Her father was away on business in London at the time. He had an uneasy feeling about how events were unfolding at home and quickly told his wife to bring the children to England.
In my mind, I had always assumed the Jewish people had to leave everything behind and were left with only the clothes on their backs.
However, in her interview Ruth described how her mother, Blanche, was actually able to pack up all of their belongings and send them ahead to England. And after using a good bit of charm on the German authorities, she and the children were able to leave Czechoslovakia.
Ruth and her immediate family escaped the horrors of what would happen to the rest of her family left behind. Both of Ruth’s grandmothers, two uncles, an aunt, and a baby cousin were killed in the gas chambers.
The trio arrived in London just in time for the Blitz. She recalled with fondness the time she spent in England. She also admitted that, even though it sounded strange to her now, she actualy looked forward going into the Underground during the raids because she had such a great time playing with all the children.
The Ginsberg family stayed in London until after the war, and then emigrated to America in 1946. Sadly, her father died not too long after. Blanche and Oskar opened up a five and dime in New York City, and Ruth went to college, married a doctor, and eventually settled in California.
From listening to her, it seems as if she’s had a happy life since. She talked a lot about her children, grandchildren, nephews, nieces, and even more extended family and how much they mean to her.
But I Learned so Much More than Just History…
If there is one thing I gleaned from Ruth during this recording, it is that family is everything. Material things come and go, but family is the most precious thing you can have.
Listening to Ruth describe her life was like looking through a window into the past. Reading or watching documentaries about events in wartime Europe removes the human factor because it’s just words on a page, or just historical facts wrapped in 30 minute or hour package. Listening to someone who actually lived it drew me in and put me right there in history with them.
If you want to hear or read Ruth’s story for yourself, an audio file and the transcript of the entire interview is available on Ruth’s page on the United States Holocaust Memorial Museum website.
After you listen to her story, there are thousands of audio and video files of other survivors in their library to learn about the Holocaust through the eyes of those who survived.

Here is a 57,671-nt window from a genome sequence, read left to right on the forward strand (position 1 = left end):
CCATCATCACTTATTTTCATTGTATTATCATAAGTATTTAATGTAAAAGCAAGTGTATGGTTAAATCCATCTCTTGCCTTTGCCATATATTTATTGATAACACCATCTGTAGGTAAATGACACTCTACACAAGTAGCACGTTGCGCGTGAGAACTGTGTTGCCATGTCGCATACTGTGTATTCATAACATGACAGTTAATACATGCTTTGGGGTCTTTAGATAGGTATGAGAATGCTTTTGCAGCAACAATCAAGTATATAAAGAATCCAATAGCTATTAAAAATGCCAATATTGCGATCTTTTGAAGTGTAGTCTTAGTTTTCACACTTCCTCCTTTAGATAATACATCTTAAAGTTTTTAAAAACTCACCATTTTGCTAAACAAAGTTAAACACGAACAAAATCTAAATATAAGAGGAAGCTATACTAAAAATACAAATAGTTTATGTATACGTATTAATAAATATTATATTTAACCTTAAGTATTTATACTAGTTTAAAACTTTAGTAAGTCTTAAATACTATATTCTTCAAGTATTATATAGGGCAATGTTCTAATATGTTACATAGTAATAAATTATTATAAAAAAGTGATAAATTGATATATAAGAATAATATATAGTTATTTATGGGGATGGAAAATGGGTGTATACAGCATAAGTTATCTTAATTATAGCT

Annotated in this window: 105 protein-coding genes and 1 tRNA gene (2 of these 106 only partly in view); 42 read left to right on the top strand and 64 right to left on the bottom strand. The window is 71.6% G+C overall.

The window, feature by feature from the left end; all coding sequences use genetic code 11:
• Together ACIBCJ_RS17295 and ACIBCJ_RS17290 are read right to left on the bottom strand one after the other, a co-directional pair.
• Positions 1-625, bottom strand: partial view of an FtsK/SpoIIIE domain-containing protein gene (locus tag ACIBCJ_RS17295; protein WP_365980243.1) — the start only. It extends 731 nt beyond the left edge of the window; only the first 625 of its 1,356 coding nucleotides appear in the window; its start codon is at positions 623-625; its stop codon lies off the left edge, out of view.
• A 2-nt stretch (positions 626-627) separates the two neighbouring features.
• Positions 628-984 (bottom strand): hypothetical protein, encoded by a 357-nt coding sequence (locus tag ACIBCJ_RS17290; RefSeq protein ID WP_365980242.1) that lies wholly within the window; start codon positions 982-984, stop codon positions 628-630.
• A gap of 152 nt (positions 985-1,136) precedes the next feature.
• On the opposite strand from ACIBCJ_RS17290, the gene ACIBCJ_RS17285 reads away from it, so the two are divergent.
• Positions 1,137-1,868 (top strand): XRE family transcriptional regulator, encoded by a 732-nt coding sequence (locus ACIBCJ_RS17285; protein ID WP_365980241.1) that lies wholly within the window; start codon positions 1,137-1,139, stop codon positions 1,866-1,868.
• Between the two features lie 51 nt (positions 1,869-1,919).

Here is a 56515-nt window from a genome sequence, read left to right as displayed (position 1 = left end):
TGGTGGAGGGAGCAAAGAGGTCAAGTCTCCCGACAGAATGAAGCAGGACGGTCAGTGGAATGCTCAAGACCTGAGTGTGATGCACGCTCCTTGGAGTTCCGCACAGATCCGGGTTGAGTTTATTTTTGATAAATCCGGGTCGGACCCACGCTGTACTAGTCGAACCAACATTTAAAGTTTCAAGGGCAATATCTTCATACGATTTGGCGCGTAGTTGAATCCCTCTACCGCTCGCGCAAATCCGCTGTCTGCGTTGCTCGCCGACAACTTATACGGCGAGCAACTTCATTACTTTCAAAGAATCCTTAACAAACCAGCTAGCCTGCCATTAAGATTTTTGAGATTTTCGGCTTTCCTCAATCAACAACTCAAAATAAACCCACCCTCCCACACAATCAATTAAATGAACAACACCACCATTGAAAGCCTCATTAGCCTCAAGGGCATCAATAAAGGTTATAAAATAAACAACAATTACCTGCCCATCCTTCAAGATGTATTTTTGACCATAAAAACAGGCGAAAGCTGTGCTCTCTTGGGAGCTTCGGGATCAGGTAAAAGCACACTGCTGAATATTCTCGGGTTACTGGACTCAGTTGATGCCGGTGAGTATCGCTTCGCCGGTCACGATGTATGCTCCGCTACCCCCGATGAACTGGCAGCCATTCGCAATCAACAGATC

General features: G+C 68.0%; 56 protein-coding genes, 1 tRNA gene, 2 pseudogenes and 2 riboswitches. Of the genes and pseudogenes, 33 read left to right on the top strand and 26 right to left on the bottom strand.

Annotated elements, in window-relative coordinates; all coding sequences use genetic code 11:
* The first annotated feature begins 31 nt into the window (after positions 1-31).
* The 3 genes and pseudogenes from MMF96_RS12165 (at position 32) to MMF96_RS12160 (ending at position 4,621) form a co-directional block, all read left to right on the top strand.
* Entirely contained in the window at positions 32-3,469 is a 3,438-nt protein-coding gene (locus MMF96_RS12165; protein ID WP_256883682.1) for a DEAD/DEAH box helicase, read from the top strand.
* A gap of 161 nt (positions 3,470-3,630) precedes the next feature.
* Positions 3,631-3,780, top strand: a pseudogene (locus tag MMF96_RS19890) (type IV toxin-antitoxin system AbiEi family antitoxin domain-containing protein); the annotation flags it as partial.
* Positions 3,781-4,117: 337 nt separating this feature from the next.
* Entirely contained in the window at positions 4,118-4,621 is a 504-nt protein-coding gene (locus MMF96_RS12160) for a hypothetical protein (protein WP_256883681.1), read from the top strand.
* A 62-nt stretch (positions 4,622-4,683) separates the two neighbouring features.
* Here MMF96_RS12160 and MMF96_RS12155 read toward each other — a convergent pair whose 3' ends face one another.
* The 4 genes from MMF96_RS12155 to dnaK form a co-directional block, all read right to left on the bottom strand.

This experience has so touched me, I am going to transcribe more histories as my schedule allows. There are thousands left to be done.
I started this journey because I was bored, wanted to do something different, and also learn a bit of history. I feel blessed because in a way I am preserving memories that would otherwise be lost to the ages.
I may not be recording the words of a famous person, but I feel these people’s stories are much more important than any notable person in history. These people’s stories remind us that events caused by our leaders can dramatically alter the lives of everyday people.
Just like Ruth and her family once had a comfortable home, lots of food, and had no threat of danger to our lives, most of us sit in our comfortable homes with our bellies full, free from oppression in our present day. Memories like Ruth’s make us aware that our everyday lives could be changed forever by those in power in our time just as Ruth’s did in 1939.
What is the United States National Holocaust Memorial Museum?
The United States Holocaust Memorial Museum is the largest museum of its kind in the world. It contains Holocaust artifacts, photo archives, a library, and an extensive oral history collection.
More than 13,000 recorded memories are kept at USHMM, and 52,000 more are accessible through the Shoah Foundation in California.
The beauty of the USHMM is that it’s not only dedicated to remembering the Holocaust. It encourages and urges people worldwide to stop hatred and prevent any future genocide, Jewish or not.
How You can Volunteer to Transcribe a Holocaust Survivor’s History
Stenographers and students are all welcome to transcribe a survivor’s history. If you would like more information about transcribing a recording for the Holocaust Oral Histories program, please contact NCRA.
After contacting the Director of Research you will be sent either an audio or video file. After accepting a recording, the museum allows four weeks for volunteers to return the finished transcript in PDF format. .25 PDC’s are given for each transcript completed, and a maximum of 1 PDC can be earned during a three-year period.
NCRA also needs volunteers for the Veteran’s History Project. The Library of Congress has a large collection of American veteran’s memories they would like transcribed as well.